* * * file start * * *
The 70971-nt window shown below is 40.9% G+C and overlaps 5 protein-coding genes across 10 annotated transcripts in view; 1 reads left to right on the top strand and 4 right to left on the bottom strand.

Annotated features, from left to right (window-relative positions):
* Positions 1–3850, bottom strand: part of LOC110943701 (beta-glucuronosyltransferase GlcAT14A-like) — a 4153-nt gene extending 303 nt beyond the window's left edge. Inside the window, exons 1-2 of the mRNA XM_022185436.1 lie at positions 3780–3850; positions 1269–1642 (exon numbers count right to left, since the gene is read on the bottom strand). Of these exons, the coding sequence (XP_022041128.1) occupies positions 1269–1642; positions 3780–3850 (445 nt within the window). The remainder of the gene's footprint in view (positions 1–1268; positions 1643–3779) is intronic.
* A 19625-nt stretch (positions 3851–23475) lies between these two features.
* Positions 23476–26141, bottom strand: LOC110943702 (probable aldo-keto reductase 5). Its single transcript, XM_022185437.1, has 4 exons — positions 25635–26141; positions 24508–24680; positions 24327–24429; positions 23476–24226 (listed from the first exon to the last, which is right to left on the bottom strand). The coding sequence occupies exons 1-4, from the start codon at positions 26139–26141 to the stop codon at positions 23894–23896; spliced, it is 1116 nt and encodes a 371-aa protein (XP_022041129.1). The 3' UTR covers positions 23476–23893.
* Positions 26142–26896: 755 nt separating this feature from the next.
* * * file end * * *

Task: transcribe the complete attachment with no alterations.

The 70971-nt window shown below is 40.9% G+C and overlaps 5 protein-coding genes across 10 annotated transcripts in view; 1 reads left to right on the top strand and 4 right to left on the bottom strand.

Annotated features, from left to right (window-relative positions):
* Positions 1–3850, bottom strand: part of LOC110943701 (beta-glucuronosyltransferase GlcAT14A-like) — a 4153-nt gene extending 303 nt beyond the window's left edge. Inside the window, exons 1-2 of the mRNA XM_022185436.1 lie at positions 3780–3850; positions 1269–1642 (exon numbers count right to left, since the gene is read on the bottom strand). Of these exons, the coding sequence (XP_022041128.1) occupies positions 1269–1642; positions 3780–3850 (445 nt within the window). The remainder of the gene's footprint in view (positions 1–1268; positions 1643–3779) is intronic.
* A 19625-nt stretch (positions 3851–23475) lies between these two features.
* Positions 23476–26141, bottom strand: LOC110943702 (probable aldo-keto reductase 5). Its single transcript, XM_022185437.1, has 4 exons — positions 25635–26141; positions 24508–24680; positions 24327–24429; positions 23476–24226 (listed from the first exon to the last, which is right to left on the bottom strand). The coding sequence occupies exons 1-4, from the start codon at positions 26139–26141 to the stop codon at positions 23894–23896; spliced, it is 1116 nt and encodes a 371-aa protein (XP_022041129.1). The 3' UTR covers positions 23476–23893.
* Positions 26142–26896: 755 nt separating this feature from the next.